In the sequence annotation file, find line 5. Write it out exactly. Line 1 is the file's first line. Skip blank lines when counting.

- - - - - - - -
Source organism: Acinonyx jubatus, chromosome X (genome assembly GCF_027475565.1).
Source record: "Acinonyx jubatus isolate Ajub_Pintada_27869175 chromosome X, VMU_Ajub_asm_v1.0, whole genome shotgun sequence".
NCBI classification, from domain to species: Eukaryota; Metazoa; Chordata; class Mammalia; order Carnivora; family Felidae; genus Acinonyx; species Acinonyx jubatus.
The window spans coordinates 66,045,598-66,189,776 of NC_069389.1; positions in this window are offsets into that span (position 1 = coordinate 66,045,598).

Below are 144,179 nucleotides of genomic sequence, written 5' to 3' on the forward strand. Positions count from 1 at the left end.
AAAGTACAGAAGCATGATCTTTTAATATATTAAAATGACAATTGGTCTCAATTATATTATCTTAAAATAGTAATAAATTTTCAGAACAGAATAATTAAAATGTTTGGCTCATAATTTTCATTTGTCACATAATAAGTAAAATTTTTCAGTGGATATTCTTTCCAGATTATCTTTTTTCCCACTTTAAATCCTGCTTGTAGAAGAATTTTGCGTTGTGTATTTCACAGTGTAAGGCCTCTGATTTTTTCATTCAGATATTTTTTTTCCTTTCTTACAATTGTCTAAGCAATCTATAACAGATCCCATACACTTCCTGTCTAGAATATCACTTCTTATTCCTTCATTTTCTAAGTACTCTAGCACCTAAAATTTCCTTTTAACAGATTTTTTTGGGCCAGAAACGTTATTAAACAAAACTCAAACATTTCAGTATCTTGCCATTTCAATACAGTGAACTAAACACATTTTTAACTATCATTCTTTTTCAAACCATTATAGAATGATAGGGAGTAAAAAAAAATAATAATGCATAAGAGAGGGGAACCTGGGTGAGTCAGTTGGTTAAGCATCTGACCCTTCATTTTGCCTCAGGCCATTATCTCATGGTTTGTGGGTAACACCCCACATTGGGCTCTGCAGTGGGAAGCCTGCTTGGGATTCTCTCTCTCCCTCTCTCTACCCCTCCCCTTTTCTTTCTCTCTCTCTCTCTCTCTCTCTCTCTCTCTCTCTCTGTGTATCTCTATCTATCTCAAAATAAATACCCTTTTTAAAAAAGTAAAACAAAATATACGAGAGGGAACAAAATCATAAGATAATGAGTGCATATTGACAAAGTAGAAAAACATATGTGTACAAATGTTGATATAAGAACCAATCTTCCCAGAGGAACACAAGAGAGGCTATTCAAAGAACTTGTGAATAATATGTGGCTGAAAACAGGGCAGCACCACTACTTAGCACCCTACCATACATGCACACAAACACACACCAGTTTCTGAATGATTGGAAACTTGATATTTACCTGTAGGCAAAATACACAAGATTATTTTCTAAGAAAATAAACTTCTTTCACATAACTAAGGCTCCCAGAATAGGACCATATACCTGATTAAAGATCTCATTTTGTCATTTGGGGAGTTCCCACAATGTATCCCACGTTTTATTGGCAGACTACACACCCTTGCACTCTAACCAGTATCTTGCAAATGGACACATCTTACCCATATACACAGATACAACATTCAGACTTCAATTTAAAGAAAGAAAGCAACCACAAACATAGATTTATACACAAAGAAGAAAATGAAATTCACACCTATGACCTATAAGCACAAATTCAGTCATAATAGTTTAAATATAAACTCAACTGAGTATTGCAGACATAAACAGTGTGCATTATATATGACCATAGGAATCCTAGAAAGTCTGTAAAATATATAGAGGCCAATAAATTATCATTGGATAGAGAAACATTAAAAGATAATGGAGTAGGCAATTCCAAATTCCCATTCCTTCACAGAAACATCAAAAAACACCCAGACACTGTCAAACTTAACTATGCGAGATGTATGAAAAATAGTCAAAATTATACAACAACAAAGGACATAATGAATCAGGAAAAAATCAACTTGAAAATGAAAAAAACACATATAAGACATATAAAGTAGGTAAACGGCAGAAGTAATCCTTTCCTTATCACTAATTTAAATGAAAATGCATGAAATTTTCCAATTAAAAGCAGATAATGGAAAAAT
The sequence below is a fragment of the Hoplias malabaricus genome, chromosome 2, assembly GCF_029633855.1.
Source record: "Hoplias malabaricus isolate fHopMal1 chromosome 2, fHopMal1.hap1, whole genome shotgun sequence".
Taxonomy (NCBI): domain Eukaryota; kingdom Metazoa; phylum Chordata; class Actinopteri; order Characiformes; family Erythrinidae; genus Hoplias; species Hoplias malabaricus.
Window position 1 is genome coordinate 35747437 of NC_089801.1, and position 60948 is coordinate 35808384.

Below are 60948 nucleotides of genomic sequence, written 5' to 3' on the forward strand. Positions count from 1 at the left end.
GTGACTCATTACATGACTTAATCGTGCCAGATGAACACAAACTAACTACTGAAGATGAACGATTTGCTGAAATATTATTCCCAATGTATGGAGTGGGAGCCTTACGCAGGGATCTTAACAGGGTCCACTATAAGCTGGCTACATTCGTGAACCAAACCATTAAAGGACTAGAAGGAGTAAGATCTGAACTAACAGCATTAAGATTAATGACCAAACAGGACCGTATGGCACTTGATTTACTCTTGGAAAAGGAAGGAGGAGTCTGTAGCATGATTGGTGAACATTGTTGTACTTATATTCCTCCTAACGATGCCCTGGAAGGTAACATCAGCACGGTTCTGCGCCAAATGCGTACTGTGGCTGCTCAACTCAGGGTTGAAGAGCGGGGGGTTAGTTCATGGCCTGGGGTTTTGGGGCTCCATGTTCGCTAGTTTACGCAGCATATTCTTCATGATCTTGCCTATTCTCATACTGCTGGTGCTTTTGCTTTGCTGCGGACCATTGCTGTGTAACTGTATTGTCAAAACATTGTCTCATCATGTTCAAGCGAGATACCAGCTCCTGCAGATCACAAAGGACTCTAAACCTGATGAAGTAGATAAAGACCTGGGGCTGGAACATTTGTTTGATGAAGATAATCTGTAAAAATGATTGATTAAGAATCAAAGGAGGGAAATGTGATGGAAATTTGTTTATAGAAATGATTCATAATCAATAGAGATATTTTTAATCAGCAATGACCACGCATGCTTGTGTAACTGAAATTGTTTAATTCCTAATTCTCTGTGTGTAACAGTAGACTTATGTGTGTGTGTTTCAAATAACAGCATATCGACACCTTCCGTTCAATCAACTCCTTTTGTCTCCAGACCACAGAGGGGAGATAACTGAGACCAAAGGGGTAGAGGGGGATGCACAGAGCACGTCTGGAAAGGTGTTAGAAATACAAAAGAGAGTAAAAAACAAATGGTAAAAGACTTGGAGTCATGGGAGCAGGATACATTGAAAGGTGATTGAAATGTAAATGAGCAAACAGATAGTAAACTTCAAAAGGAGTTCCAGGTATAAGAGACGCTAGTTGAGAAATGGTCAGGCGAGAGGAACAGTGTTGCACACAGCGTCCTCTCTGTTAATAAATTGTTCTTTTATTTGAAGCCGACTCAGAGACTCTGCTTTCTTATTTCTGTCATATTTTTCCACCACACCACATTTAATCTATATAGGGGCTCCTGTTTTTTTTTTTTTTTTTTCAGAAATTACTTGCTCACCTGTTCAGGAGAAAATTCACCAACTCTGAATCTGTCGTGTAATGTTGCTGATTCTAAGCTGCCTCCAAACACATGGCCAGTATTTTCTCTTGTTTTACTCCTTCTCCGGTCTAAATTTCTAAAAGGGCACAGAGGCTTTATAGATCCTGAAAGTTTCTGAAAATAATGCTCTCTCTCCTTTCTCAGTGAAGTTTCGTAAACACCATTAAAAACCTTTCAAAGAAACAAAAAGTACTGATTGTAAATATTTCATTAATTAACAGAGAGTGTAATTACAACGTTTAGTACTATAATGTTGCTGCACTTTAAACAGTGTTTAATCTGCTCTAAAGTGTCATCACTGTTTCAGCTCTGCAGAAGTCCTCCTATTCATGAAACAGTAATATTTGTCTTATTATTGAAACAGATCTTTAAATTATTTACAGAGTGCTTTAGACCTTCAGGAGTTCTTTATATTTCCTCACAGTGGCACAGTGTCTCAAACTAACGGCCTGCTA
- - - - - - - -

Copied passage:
Below are 144,179 nucleotides of genomic sequence, written 5' to 3' on the forward strand. Positions count from 1 at the left end.